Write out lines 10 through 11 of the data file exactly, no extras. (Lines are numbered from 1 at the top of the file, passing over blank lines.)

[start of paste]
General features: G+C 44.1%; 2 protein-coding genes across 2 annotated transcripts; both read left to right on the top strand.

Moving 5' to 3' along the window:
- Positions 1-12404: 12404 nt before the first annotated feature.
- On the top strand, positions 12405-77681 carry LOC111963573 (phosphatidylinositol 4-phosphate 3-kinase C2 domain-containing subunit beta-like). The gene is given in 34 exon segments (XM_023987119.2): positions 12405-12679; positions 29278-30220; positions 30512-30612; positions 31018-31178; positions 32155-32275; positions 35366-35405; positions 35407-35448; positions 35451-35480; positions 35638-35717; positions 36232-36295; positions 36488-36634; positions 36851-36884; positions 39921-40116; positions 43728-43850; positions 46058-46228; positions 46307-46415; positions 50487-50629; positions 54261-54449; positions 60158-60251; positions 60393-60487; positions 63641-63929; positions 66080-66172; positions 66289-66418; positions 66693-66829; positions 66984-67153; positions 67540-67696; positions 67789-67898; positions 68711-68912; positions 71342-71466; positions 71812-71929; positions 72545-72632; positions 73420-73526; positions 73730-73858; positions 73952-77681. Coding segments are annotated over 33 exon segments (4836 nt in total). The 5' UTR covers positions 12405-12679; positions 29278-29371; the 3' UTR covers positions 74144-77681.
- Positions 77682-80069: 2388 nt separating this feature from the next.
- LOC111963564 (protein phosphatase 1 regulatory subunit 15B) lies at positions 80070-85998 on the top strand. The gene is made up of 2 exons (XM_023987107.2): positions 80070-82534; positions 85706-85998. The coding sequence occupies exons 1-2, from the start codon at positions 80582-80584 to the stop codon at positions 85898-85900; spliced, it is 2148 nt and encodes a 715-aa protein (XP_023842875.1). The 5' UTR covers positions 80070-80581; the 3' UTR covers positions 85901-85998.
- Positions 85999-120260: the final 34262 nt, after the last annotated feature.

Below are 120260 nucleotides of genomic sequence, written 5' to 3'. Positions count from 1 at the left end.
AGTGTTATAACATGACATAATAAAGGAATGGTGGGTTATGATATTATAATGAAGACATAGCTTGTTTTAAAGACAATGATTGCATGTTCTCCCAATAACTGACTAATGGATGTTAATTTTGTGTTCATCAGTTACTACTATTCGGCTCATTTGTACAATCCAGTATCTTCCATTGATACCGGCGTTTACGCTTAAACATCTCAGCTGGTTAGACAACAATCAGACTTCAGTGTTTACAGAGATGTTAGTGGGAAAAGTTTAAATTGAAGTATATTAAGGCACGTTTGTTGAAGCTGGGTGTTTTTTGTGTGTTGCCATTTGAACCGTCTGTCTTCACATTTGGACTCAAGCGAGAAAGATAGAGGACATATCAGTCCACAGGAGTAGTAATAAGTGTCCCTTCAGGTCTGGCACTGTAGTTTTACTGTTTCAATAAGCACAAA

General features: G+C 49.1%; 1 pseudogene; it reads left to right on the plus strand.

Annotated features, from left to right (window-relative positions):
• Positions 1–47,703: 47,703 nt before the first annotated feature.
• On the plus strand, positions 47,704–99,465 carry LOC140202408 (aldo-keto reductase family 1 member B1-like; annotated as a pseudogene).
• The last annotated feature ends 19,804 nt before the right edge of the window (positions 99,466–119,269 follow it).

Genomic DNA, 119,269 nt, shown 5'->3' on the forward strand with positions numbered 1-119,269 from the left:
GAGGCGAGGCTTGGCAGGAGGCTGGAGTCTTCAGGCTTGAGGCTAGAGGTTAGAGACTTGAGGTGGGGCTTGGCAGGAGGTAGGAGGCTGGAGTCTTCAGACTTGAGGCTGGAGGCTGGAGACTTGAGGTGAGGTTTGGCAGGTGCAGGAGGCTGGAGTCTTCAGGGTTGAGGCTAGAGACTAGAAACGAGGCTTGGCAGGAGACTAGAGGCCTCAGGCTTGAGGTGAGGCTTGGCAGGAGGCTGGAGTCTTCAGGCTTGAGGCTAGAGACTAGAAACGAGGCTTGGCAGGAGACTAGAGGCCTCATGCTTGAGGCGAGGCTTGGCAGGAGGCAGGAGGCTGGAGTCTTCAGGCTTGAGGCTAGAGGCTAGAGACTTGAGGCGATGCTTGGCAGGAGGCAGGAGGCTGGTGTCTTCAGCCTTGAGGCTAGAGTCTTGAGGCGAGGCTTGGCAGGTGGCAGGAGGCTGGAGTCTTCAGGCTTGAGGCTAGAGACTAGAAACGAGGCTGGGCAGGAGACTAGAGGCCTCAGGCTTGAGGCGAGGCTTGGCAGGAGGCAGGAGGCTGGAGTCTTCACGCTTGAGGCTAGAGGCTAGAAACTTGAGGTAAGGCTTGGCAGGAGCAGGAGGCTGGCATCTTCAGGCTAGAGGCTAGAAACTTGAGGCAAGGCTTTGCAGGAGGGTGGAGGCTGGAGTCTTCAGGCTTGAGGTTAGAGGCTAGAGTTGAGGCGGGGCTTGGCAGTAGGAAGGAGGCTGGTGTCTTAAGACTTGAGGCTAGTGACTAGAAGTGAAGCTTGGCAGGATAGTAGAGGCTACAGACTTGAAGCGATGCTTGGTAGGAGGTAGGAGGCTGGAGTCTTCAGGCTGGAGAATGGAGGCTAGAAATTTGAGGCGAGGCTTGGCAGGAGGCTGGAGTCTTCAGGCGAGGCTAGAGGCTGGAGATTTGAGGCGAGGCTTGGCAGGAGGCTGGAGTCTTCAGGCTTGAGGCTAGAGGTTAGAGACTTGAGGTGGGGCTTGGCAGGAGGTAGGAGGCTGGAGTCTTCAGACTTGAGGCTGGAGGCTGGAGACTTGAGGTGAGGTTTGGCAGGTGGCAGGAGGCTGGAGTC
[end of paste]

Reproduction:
General features: G+C 49.1%; 1 pseudogene; it reads left to right on the plus strand.

Annotated features, from left to right (window-relative positions):